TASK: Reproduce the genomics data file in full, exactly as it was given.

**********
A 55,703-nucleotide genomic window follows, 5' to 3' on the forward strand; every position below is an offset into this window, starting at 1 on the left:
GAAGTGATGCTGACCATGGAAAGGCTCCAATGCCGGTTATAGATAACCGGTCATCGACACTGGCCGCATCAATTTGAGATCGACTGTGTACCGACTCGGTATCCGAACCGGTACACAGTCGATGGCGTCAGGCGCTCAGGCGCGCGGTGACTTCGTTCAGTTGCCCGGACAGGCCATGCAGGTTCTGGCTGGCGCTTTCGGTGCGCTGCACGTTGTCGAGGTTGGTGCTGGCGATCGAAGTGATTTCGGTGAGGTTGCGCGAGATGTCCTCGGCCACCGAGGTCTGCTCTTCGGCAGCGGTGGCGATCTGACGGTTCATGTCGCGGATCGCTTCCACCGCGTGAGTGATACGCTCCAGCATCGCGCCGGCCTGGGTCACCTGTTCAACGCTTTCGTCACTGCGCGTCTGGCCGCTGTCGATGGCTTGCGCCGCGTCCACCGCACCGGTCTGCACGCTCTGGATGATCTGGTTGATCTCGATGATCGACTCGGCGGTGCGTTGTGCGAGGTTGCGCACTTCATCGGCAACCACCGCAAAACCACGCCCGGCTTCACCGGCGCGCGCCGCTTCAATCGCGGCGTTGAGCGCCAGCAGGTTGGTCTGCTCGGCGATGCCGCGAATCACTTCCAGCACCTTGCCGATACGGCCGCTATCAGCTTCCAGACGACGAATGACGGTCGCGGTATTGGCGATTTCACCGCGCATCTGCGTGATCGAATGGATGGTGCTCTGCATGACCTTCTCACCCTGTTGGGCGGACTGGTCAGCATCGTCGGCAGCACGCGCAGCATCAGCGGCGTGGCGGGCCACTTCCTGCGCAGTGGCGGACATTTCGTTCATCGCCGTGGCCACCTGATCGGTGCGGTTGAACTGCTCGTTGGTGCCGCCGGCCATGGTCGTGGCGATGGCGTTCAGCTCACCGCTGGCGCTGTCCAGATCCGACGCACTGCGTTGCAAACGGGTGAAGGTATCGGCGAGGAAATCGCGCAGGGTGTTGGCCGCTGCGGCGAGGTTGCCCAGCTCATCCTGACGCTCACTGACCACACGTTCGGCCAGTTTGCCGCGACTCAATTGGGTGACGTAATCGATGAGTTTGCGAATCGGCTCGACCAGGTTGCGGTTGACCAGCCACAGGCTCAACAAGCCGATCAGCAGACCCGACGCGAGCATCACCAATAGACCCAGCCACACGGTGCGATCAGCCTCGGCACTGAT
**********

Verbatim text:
A 55,703-nucleotide genomic window follows, 5' to 3' on the forward strand; every position below is an offset into this window, starting at 1 on the left:
GAAGTGATGCTGACCATGGAAAGGCTCCAATGCCGGTTATAGATAACCGGTCATCGACACTGGCCGCATCAATTTGAGATCGACTGTGTACCGACTCGGTATCCGAACCGGTACACAGTCGATGGCGTCAGGCGCTCAGGCGCGCGGTGACTTCGTTCAGTTGCCCGGACAGGCCATGCAGGTTCTGGCTGGCGCTTTCGGTGCGCTGCACGTTGTCGAGGTTGGTGCTGGCGATCGAAGTGATTTCGGTGAGGTTGCGCGAGATGTCCTCGGCCACCGAGGTCTGCTCTTCGGCAGCGGTGGCGATCTGACGGTTCATGTCGCGGATCGCTTCCACCGCGTGAGTGATACGCTCCAGCATCGCGCCGGCCTGGGTCACCTGTTCAACGCTTTCGTCACTGCGCGTCTGGCCGCTGTCGATGGCTTGCGCCGCGTCCACCGCACCGGTCTGCACGCTCTGGATGATCTGGTTGATCTCGATGATCGACTCGGCGGTGCGTTGTGCGAGGTTGCGCACTTCATCGGCAACCACCGCAAAACCACGCCCGGCTTCACCGGCGCGCGCCGCTTCAATCGCGGCGTTGAGCGCCAGCAGGTTGGTCTGCTCGGCGATGCCGCGAATCACTTCCAGCACCTTGCCGATACGGCCGCTATCAGCTTCCAGACGACGAATGACGGTCGCGGTATTGGCGATTTCACCGCGCATCTGCGTGATCGAATGGATGGTGCTCTGCATGACCTTCTCACCCTGTTGGGCGGACTGGTCAGCATCGTCGGCAGCACGCGCAGCATCAGCGGCGTGGCGGGCCACTTCCTGCGCAGTGGCGGACATTTCGTTCATCGCCGTGGCCACCTGATCGGTGCGGTTGAACTGCTCGTTGGTGCCGCCGGCCATGGTCGTGGCGATGGCGTTCAGCTCACCGCTGGCGCTGTCCAGATCCGACGCACTGCGTTGCAAACGGGTGAAGGTATCGGCGAGGAAATCGCGCAGGGTGTTGGCCGCTGCGGCGAGGTTGCCCAGCTCATCCTGACGCTCACTGACCACACGTTCGGCCAGTTTGCCGCGACTCAATTGGGTGACGTAATCGATGAGTTTGCGAATCGGCTCGACCAGGTTGCGGTTGACCAGCCACAGGCTCAACAAGCCGATCAGCAGACCCGACGCGAGCATCACCAATAGACCCAGCCACACGGTGCGATCAGCCTCGGCACTGAT